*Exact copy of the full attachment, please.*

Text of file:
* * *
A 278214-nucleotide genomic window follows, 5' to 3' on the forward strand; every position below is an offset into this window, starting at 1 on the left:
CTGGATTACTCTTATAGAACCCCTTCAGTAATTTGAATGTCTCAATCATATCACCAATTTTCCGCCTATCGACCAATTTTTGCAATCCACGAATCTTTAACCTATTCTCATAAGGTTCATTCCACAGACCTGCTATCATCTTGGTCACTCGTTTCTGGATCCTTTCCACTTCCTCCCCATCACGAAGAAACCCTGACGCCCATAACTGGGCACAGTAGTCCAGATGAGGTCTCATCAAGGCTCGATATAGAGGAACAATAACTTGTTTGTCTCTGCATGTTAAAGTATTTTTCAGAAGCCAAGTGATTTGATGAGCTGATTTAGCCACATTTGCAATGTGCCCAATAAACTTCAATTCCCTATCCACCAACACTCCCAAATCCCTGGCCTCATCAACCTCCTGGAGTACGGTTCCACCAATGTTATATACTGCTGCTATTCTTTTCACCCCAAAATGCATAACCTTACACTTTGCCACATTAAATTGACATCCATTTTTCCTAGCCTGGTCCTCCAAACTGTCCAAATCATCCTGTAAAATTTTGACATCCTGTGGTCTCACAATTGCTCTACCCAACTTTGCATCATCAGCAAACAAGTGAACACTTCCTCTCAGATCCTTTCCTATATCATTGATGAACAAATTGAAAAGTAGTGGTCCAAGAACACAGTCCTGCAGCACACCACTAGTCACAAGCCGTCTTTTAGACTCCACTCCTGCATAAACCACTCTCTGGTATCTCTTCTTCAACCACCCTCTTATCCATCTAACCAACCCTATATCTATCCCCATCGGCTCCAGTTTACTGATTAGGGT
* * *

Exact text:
A 278214-nucleotide genomic window follows, 5' to 3' on the forward strand; every position below is an offset into this window, starting at 1 on the left:
CTGGATTACTCTTATAGAACCCCTTCAGTAATTTGAATGTCTCAATCATATCACCAATTTTCCGCCTATCGACCAATTTTTGCAATCCACGAATCTTTAACCTATTCTCATAAGGTTCATTCCACAGACCTGCTATCATCTTGGTCACTCGTTTCTGGATCCTTTCCACTTCCTCCCCATCACGAAGAAACCCTGACGCCCATAACTGGGCACAGTAGTCCAGATGAGGTCTCATCAAGGCTCGATATAGAGGAACAATAACTTGTTTGTCTCTGCATGTTAAAGTATTTTTCAGAAGCCAAGTGATTTGATGAGCTGATTTAGCCACATTTGCAATGTGCCCAATAAACTTCAATTCCCTATCCACCAACACTCCCAAATCCCTGGCCTCATCAACCTCCTGGAGTACGGTTCCACCAATGTTATATACTGCTGCTATTCTTTTCACCCCAAAATGCATAACCTTACACTTTGCCACATTAAATTGACATCCATTTTTCCTAGCCTGGTCCTCCAAACTGTCCAAATCATCCTGTAAAATTTTGACATCCTGTGGTCTCACAATTGCTCTACCCAACTTTGCATCATCAGCAAACAAGTGAACACTTCCTCTCAGATCCTTTCCTATATCATTGATGAACAAATTGAAAAGTAGTGGTCCAAGAACACAGTCCTGCAGCACACCACTAGTCACAAGCCGTCTTTTAGACTCCACTCCTGCATAAACCACTCTCTGGTATCTCTTCTTCAACCACCCTCTTATCCATCTAACCAACCCTATATCTATCCCCATCGGCTCCAGTTTACTGATTAGGGT